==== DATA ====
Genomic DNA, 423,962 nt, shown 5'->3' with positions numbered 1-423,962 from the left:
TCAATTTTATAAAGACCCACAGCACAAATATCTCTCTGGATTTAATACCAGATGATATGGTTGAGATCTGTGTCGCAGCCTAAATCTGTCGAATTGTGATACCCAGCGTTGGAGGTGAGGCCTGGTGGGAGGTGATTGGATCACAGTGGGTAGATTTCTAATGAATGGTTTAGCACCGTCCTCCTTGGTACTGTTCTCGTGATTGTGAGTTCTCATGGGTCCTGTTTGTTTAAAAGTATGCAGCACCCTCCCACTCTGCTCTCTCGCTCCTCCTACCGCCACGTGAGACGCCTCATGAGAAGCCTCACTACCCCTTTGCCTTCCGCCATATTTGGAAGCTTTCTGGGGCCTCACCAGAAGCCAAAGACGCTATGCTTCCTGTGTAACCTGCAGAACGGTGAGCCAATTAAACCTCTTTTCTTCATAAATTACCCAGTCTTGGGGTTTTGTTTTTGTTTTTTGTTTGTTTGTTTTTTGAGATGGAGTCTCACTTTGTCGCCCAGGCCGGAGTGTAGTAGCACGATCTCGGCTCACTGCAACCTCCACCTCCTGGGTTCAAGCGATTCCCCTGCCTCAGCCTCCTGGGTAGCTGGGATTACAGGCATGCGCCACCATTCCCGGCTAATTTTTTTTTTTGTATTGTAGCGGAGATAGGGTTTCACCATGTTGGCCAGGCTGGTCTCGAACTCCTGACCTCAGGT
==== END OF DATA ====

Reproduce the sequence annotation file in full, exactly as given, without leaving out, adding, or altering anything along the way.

Genomic DNA, 423,962 nt, shown 5'->3' with positions numbered 1-423,962 from the left:
TCAATTTTATAAAGACCCACAGCACAAATATCTCTCTGGATTTAATACCAGATGATATGGTTGAGATCTGTGTCGCAGCCTAAATCTGTCGAATTGTGATACCCAGCGTTGGAGGTGAGGCCTGGTGGGAGGTGATTGGATCACAGTGGGTAGATTTCTAATGAATGGTTTAGCACCGTCCTCCTTGGTACTGTTCTCGTGATTGTGAGTTCTCATGGGTCCTGTTTGTTTAAAAGTATGCAGCACCCTCCCACTCTGCTCTCTCGCTCCTCCTACCGCCACGTGAGACGCCTCATGAGAAGCCTCACTACCCCTTTGCCTTCCGCCATATTTGGAAGCTTTCTGGGGCCTCACCAGAAGCCAAAGACGCTATGCTTCCTGTGTAACCTGCAGAACGGTGAGCCAATTAAACCTCTTTTCTTCATAAATTACCCAGTCTTGGGGTTTTGTTTTTGTTTTTTGTTTGTTTGTTTTTTGAGATGGAGTCTCACTTTGTCGCCCAGGCCGGAGTGTAGTAGCACGATCTCGGCTCACTGCAACCTCCACCTCCTGGGTTCAAGCGATTCCCCTGCCTCAGCCTCCTGGGTAGCTGGGATTACAGGCATGCGCCACCATTCCCGGCTAATTTTTTTTTTTGTATTGTAGCGGAGATAGGGTTTCACCATGTTGGCCAGGCTGGTCTCGAACTCCTGACCTCAGGT